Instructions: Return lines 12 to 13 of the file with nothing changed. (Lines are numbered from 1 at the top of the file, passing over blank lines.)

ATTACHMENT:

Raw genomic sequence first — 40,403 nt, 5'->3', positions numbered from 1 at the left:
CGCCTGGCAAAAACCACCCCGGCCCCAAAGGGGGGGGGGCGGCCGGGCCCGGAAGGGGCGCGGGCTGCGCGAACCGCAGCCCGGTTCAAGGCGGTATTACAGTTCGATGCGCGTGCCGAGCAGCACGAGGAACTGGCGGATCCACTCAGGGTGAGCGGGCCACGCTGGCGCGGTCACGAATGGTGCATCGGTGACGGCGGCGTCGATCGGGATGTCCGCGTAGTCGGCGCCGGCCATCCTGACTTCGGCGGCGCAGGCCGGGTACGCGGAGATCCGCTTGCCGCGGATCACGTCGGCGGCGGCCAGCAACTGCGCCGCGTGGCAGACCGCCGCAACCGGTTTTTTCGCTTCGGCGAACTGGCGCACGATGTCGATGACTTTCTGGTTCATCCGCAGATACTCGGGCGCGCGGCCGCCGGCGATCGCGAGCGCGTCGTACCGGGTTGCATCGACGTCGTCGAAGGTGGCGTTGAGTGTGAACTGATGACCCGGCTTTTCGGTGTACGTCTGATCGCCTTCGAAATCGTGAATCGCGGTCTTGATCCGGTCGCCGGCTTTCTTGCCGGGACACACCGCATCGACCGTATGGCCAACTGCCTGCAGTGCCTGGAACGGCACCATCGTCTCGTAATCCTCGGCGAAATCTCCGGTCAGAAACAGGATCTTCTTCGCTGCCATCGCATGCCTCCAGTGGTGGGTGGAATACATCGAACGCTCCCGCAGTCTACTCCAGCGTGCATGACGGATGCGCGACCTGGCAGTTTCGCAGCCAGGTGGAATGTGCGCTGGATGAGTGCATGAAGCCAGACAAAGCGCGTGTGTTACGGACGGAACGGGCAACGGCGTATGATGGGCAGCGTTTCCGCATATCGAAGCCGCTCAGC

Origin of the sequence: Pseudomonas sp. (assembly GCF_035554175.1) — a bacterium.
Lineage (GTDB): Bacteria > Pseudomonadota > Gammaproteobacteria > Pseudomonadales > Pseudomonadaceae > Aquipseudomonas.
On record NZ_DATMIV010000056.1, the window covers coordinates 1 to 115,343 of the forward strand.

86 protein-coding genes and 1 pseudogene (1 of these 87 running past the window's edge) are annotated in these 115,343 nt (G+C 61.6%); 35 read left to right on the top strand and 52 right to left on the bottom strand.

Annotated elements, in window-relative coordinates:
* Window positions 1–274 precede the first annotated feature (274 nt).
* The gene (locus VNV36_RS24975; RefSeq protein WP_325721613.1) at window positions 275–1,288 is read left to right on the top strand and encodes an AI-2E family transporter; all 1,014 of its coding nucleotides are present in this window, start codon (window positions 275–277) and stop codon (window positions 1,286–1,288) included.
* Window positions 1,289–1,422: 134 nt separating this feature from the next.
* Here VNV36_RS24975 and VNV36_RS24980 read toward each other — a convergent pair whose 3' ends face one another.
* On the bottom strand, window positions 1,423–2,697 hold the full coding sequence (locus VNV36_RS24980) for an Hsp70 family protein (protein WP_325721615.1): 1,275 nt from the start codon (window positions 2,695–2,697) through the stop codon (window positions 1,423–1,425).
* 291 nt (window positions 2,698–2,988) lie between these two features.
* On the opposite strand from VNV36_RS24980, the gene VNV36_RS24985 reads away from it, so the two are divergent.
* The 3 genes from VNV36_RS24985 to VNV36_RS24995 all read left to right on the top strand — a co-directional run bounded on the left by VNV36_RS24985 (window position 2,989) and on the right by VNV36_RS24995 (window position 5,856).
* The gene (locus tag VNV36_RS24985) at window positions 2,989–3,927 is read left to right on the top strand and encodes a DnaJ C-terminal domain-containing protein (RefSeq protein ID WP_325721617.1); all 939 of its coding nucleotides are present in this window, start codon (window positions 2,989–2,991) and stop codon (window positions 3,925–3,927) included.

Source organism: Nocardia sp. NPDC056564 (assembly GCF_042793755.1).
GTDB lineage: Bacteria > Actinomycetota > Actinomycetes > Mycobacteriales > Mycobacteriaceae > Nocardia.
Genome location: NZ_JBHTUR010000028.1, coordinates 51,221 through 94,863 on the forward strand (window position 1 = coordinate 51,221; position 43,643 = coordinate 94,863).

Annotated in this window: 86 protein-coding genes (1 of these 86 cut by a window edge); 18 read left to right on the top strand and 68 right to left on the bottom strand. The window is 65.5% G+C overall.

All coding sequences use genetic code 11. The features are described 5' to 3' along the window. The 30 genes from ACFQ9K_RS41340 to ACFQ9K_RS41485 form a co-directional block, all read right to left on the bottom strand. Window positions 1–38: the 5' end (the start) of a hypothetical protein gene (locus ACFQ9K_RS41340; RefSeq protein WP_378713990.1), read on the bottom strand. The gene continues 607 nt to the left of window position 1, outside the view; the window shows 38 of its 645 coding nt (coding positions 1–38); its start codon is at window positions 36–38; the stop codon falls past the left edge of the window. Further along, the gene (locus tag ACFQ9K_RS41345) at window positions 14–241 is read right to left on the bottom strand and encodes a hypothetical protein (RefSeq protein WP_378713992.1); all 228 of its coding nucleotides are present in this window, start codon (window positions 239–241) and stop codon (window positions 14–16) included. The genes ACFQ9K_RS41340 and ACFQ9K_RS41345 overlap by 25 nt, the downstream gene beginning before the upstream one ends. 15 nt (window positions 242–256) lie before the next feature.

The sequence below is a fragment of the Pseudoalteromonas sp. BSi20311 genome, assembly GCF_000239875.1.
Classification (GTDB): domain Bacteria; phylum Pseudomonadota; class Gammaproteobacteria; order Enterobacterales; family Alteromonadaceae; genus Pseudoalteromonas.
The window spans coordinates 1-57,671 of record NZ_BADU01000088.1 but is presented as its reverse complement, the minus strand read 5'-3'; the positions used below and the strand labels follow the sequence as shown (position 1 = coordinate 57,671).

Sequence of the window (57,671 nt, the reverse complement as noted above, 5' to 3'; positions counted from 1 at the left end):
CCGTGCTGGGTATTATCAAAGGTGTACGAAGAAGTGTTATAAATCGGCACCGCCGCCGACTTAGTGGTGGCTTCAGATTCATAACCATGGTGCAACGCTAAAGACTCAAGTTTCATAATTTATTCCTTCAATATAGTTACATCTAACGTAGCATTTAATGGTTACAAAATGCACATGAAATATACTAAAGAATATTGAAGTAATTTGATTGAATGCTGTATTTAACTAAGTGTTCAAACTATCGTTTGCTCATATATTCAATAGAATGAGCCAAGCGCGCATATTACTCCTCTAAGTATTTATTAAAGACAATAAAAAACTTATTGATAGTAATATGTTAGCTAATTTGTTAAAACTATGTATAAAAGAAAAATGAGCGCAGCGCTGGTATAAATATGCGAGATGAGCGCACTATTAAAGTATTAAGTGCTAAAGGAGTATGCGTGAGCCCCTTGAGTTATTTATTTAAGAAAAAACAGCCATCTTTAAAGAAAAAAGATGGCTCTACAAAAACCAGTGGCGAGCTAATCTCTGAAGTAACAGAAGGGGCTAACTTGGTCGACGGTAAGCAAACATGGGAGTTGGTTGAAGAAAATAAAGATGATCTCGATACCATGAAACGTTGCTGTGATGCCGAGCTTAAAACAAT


* On the bottom strand, window positions 1,423–2,697 hold the full coding sequence (locus VNV36_RS24980) for an Hsp70 family protein (protein WP_325721615.1): 1,275 nt from the start codon (window positions 2,695–2,697) through the stop codon (window positions 1,423–1,425).
* 291 nt (window positions 2,698–2,988) lie between these two features.